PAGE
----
Parents may envy the mentoring relationship

Most mentoring programs require mentors and youth to spend a significant amount of time together resulting in parents possibly feeling left out or envious.

Relationship building is one of the most significant characteristics to consider in a mentoring match. In order to develop a relationship, Michigan State University Extension suggests mentoring matches spend a lot of quality time together. This time can be spent around various interests/activities and amount to several hours a week. As the mentoring relationship progresses then trust is usually developed. Not only should the youth trust the adult mentor but the parent should have a certain amount of trust in the mentor too. The parent is entrusting their child to the mentors care.

As the mentoring relationship grows and the match becomes closer, parents may begin to see a change in their child. Mentees can get excited about having fun and experiencing new things with their mentors. Mentors are charged with exposing youth to new activities and positive ways of thinking. Some of these experiences may cost money or require knowledge that parents may or may not have. This does not challenge parents’ practices, especially if the parents have different mindsets. It is important for case managers or match specialist to communicate to parents and the match that mentors are an asset and not there to contradict any home life practices (if they are different than the mentors).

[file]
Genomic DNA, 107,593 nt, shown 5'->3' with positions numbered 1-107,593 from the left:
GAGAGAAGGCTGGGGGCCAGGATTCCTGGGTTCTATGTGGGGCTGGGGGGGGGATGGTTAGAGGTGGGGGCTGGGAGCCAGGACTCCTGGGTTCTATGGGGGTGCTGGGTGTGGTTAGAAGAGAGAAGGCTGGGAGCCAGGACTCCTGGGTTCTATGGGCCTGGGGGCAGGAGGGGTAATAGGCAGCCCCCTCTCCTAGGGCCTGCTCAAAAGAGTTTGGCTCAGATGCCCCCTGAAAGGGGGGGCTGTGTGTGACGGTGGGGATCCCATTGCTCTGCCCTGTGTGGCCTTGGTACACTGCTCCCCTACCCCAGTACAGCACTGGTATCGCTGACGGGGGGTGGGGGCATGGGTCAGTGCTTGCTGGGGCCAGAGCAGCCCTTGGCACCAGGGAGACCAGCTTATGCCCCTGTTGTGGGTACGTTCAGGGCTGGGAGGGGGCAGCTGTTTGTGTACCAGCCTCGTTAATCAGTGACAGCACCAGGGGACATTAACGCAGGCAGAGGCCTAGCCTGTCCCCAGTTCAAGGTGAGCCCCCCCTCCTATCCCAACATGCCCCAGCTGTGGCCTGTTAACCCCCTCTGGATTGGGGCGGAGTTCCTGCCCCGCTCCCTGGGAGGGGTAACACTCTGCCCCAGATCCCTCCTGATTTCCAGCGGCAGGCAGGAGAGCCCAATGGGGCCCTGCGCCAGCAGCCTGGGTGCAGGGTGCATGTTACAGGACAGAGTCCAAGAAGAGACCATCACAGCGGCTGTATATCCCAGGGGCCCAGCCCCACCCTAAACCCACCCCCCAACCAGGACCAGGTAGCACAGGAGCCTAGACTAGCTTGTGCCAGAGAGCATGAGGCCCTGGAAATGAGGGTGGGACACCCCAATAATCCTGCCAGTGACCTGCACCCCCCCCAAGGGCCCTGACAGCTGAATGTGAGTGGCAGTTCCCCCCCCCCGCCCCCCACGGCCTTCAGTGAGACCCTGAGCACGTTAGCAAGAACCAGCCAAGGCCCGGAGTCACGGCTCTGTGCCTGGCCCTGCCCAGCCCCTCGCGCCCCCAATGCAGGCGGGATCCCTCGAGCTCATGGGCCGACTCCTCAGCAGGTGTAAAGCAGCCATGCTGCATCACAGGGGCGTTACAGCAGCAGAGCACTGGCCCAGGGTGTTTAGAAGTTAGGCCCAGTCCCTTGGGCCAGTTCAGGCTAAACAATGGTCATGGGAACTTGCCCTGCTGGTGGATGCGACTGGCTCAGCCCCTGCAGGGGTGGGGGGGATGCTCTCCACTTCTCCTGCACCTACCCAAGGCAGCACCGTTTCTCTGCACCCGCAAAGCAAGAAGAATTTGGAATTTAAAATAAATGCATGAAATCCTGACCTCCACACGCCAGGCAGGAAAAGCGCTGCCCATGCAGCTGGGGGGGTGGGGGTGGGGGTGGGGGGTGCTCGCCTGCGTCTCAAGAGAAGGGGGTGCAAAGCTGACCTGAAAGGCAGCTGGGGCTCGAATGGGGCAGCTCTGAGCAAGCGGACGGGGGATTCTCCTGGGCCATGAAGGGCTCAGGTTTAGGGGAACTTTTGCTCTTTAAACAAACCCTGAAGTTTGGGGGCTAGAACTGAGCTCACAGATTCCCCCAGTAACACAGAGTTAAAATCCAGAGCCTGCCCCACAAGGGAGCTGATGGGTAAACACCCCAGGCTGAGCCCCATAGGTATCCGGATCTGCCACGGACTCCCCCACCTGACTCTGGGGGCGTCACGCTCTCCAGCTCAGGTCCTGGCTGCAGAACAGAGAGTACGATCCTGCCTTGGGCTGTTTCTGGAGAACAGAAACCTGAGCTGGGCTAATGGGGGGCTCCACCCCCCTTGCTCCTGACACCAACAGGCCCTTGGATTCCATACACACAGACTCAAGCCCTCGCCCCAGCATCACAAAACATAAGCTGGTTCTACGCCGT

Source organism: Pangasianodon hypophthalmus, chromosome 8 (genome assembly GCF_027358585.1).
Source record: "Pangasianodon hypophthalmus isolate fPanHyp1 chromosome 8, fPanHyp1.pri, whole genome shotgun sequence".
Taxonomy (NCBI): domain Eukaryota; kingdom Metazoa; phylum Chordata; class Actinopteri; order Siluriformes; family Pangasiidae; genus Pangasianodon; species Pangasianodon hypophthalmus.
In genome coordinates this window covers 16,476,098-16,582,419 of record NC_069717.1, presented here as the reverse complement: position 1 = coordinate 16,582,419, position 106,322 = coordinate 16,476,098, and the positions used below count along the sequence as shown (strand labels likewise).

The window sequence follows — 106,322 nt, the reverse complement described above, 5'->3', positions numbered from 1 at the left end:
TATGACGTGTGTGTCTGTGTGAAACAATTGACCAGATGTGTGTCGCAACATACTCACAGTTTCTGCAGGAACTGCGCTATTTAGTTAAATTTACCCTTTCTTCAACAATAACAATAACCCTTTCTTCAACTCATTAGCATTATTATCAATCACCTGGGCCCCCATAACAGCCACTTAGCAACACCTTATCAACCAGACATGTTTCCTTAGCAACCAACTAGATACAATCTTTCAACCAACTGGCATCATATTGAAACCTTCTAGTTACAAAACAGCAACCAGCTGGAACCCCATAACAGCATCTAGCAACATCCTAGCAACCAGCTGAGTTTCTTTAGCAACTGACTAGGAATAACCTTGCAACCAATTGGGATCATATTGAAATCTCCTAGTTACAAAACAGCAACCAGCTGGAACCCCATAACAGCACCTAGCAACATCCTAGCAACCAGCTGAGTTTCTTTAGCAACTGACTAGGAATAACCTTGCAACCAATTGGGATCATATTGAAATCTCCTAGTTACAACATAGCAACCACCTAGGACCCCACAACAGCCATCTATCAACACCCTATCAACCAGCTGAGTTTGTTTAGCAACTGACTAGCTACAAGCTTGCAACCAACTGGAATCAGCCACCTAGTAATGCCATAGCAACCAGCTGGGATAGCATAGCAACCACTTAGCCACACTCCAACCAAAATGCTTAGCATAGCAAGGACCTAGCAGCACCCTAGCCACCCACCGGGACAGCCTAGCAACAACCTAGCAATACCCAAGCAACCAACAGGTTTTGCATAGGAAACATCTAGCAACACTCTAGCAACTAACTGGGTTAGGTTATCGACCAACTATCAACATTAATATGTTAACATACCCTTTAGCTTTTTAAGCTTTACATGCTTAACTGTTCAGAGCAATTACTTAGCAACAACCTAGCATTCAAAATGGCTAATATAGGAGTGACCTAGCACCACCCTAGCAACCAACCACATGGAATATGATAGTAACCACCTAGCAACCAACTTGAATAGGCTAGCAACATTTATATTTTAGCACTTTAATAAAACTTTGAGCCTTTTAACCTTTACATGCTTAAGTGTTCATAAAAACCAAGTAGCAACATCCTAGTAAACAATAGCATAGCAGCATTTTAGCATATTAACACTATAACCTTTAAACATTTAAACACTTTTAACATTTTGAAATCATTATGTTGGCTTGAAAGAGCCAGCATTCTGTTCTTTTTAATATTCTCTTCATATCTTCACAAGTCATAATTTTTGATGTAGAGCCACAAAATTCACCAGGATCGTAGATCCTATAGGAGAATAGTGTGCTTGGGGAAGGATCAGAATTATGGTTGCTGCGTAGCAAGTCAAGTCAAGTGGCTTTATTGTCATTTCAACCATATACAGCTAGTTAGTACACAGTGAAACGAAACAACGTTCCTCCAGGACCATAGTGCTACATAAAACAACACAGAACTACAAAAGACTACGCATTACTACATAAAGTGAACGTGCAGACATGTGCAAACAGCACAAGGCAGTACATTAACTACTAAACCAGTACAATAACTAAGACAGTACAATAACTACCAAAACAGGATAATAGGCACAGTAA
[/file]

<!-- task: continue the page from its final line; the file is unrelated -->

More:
Since positive mentoring relationships will prosper, parents may become envious of the relationship or what the mentor can offer to the mentee. Parents who envy the mentoring relationship will be more prone to purposely or unconsciously sabotage the mentor or the relationship. There are many examples of ways that parents can try to sabotage a mentoring relationship:

  • A parent speaking bad about a mentor to the child
  • A parenting telling the child that he cannot go out with their mentor as a form of punishment
  • A parent all of a sudden requiring their child to babysit younger siblings during the arranged mentoring outing times.

This is why a match meeting and or a mentoring contract are so important to specify program and family expectations to give the match the best chance for success. Roles and expectations should be discussed and established during the initial match meeting and through the Match Contract that all parties (mentor, mentee and parent) sign at the beginning of a match. Communication is also very important to ensure that the mentor and parent understand their roles in the mentoring match. This can prevent the parents from envying the relationship. Parents need to understand that the mentor in no way replaces them in their child’s life, but is an added role model and friend.

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